OK, I know there is still a lot of controversy over whether or not you should even have lawn. Look for more on this in the future. But if you do still have a lawn, NOW is the time to fertilize. Here are some recommendations and some things to avoid.
First, based on test by Texas A&M and years of my own experience, low level, organic lawn fertilizers will grow the best grass of all the products out there. Look for numbers like 6-1-1, 9-1-1, or 6-2-4. Amounts to apply vary, depending on your maintenance program and desires. The City of Austin has some great guidelines posted here. Check it out for the numbers.
Also, PLEASE for the love of god! DO NOT USE WEED & FEED! There are several reason why, but here are my top 2.
#1- Atrazine, the active ingredient, is the most prevalent pollutant found in our water supply. It has been banned in the European Union since 2004, but the EPA keeps letting us use it here in the US. To learn more about this, click here.
#2- Weed & Feed is a flawed principal here in Central Texas. Your lawn needs “weed” in February to early March, but doesn’t need “feed” until mid- April. The timing just doesn’t fit. It is also not terribly effective on the most noxious weeds we have here. Look for some weeding recommendations in the future.
So don’t fear if you haven’t fertilized yet, it’s just now time. Check out your local Independent Garden Center for their best recommendation, but be sure you ask for organic or all natural.
What a nice little shower we got here in Austin this afternoon. Nearly half an inch of rain fell at the weather station in the Bouldin Neighborhood. The temps are low and the soil is wet, so I think it’s time to do some weeding! It is so much easier to pull weeds when the soil is moist, especially those with deep tap roots. I like to grab the weed right at the base, just above ground level, and pull straight up. The grounds here at Rancho Pollo are definitely in need of some work these days (thanks to the kiddos), so I didn’t come close to “finishing” all that weeding, but I made a nice dent.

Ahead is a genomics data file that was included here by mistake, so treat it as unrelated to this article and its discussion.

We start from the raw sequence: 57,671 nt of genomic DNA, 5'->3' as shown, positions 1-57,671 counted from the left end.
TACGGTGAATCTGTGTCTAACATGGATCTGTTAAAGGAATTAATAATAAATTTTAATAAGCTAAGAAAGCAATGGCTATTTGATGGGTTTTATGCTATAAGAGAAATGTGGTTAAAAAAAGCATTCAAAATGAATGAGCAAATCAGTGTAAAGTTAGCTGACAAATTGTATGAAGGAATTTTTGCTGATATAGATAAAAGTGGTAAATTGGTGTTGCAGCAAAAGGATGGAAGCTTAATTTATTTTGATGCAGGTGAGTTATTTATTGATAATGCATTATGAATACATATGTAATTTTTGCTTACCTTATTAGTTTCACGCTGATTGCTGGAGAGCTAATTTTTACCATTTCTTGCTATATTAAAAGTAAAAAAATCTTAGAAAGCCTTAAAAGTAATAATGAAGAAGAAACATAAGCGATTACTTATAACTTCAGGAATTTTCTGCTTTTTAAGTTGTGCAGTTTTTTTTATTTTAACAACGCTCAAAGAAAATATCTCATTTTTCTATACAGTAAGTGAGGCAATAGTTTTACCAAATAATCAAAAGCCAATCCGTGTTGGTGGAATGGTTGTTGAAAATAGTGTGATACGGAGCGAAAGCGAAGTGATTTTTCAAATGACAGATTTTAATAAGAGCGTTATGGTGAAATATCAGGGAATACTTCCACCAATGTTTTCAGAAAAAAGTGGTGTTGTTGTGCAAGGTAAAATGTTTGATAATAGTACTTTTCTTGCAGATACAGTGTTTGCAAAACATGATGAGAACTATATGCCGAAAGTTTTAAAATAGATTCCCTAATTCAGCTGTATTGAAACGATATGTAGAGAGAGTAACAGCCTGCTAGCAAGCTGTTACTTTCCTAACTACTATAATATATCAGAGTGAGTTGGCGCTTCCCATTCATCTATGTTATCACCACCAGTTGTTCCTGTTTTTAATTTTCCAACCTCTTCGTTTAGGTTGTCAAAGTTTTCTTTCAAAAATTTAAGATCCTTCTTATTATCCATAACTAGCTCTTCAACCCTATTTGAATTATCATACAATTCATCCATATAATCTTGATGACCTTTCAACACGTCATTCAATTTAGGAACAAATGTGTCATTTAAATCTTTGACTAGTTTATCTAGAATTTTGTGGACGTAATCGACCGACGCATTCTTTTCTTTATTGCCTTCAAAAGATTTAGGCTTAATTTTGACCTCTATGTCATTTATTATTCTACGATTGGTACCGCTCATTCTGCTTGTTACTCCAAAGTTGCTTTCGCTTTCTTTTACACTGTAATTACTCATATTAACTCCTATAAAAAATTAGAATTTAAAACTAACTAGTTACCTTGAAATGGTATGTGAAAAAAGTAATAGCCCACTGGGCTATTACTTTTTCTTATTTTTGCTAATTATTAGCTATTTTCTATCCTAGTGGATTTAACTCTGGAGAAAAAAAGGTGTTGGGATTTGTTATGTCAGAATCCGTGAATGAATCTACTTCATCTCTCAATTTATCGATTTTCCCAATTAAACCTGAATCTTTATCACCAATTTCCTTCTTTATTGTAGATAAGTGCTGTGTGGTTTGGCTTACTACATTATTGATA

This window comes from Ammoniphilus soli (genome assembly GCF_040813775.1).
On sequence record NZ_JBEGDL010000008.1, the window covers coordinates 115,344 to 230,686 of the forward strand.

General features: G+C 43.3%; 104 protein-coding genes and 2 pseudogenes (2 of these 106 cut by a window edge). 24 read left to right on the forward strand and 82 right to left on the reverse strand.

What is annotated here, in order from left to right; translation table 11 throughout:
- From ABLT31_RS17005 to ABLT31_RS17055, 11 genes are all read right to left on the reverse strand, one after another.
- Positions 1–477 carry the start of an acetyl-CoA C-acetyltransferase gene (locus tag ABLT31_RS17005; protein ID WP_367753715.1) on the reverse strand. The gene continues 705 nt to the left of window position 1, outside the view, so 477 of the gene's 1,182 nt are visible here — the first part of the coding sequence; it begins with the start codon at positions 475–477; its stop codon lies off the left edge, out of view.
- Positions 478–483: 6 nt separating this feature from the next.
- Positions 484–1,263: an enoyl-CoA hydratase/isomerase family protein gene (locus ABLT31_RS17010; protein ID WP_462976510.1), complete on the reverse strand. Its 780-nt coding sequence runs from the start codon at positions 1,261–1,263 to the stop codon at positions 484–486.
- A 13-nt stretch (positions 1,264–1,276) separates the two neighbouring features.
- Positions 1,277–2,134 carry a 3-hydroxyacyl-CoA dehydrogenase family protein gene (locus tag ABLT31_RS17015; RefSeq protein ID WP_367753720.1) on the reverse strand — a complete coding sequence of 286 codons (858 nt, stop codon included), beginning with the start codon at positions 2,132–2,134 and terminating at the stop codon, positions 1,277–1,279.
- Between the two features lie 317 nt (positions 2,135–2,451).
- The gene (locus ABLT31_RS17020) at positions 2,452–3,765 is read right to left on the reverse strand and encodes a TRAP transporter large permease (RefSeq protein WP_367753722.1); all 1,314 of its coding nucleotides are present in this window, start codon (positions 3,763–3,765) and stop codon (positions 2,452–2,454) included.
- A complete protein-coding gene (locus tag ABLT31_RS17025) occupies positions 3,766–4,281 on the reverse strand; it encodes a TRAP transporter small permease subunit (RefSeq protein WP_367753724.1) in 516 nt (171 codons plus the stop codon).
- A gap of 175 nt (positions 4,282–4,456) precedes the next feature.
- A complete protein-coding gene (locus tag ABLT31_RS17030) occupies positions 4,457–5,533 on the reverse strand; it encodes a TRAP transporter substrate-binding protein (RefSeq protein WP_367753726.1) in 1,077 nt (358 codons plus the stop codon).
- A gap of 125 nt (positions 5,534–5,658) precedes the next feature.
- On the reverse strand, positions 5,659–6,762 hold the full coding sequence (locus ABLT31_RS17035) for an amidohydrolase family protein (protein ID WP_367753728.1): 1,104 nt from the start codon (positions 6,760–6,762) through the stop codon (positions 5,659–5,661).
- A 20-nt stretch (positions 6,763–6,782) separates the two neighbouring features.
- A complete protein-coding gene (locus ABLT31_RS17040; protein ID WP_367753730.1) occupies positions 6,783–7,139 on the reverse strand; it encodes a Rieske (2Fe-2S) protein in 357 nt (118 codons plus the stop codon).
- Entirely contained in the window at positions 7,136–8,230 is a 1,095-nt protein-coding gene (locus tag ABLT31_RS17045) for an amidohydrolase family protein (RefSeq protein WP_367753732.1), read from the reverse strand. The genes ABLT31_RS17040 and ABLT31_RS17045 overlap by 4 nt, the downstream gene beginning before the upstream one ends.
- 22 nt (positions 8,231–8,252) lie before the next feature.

I know that the idea of pulling all the weeds in any given area can seem overwhelming, so I often tell people to try this. Set aside 15-20 minutes a day, maybe just after you get home form work, to do a little weed pulling. You can even bring the kids out there with you. I can almost guarantee you that after a week or so, the vast majority of the weeds will be gone. And don’t worry if you aren’t free the day of the shower. Soil moisture usually last for a few days, at least in the spring.
So what if the roots are not coming out easily when you pull? There are several types of small hand tools on the market that are great for helping get to
the roots of weeds. My favorite is the Hori-Hori or Japanese Gardening Knife. They are great for getting under roots, digging small
holes, weeding in cracks, and even cutting small roots.
I also like a tool called the Cobra Head. While not as versatile as the Hori-Hori, it is great for getting under deep-rooted weeds and helping pop them out. I always keep on in my tool belt and use it quite often to remove those deep rooted weeds like the Eve’s Necklace seedlings that are becoming rampant here at Rancho Pollo.
Well, I done gone and done it! It was not an easy decision for me to leave behind a career in the Garden Center world, but it was definitely time. I have truly loved *almost* every minute of my years advising Austin Gardeners on the in’s and out’s of gardening in our often difficult climate. Now, I look forward to doing the same, but in a more relaxed, intimate atmosphere. It’s hard to really talk to someone when a line is forming behind them for other questions.